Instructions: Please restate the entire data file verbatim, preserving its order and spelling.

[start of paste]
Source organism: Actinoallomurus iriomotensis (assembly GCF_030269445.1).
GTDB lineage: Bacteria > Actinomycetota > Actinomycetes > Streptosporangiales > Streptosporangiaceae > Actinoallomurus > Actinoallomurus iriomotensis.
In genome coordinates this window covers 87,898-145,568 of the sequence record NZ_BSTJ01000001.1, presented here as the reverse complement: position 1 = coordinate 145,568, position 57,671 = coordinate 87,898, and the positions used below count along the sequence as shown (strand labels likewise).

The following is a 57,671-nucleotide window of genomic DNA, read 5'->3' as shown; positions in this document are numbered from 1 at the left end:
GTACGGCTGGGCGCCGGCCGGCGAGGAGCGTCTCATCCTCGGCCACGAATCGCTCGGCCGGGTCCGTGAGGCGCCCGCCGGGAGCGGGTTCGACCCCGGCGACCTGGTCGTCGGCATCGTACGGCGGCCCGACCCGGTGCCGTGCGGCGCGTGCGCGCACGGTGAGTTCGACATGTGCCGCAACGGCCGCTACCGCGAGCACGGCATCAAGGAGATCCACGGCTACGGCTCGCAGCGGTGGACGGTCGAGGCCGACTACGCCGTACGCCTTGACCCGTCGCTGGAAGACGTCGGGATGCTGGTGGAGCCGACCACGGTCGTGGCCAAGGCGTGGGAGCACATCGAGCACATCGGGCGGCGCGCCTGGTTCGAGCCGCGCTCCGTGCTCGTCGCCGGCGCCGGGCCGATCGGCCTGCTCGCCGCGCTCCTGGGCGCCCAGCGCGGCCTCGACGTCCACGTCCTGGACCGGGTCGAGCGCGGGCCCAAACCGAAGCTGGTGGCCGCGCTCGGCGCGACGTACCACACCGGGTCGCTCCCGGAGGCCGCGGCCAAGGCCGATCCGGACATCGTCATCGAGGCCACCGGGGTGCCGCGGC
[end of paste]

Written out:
Source organism: Actinoallomurus iriomotensis (assembly GCF_030269445.1).
GTDB lineage: Bacteria > Actinomycetota > Actinomycetes > Streptosporangiales > Streptosporangiaceae > Actinoallomurus > Actinoallomurus iriomotensis.
In genome coordinates this window covers 87,898-145,568 of the sequence record NZ_BSTJ01000001.1, presented here as the reverse complement: position 1 = coordinate 145,568, position 57,671 = coordinate 87,898, and the positions used below count along the sequence as shown (strand labels likewise).

The following is a 57,671-nucleotide window of genomic DNA, read 5'->3' as shown; positions in this document are numbered from 1 at the left end:
GTACGGCTGGGCGCCGGCCGGCGAGGAGCGTCTCATCCTCGGCCACGAATCGCTCGGCCGGGTCCGTGAGGCGCCCGCCGGGAGCGGGTTCGACCCCGGCGACCTGGTCGTCGGCATCGTACGGCGGCCCGACCCGGTGCCGTGCGGCGCGTGCGCGCACGGTGAGTTCGACATGTGCCGCAACGGCCGCTACCGCGAGCACGGCATCAAGGAGATCCACGGCTACGGCTCGCAGCGGTGGACGGTCGAGGCCGACTACGCCGTACGCCTTGACCCGTCGCTGGAAGACGTCGGGATGCTGGTGGAGCCGACCACGGTCGTGGCCAAGGCGTGGGAGCACATCGAGCACATCGGGCGGCGCGCCTGGTTCGAGCCGCGCTCCGTGCTCGTCGCCGGCGCCGGGCCGATCGGCCTGCTCGCCGCGCTCCTGGGCGCCCAGCGCGGCCTCGACGTCCACGTCCTGGACCGGGTCGAGCGCGGGCCCAAACCGAAGCTGGTGGCCGCGCTCGGCGCGACGTACCACACCGGGTCGCTCCCGGAGGCCGCGGCCAAGGCCGATCCGGACATCGTCATCGAGGCCACCGGGGTGCCGCGGC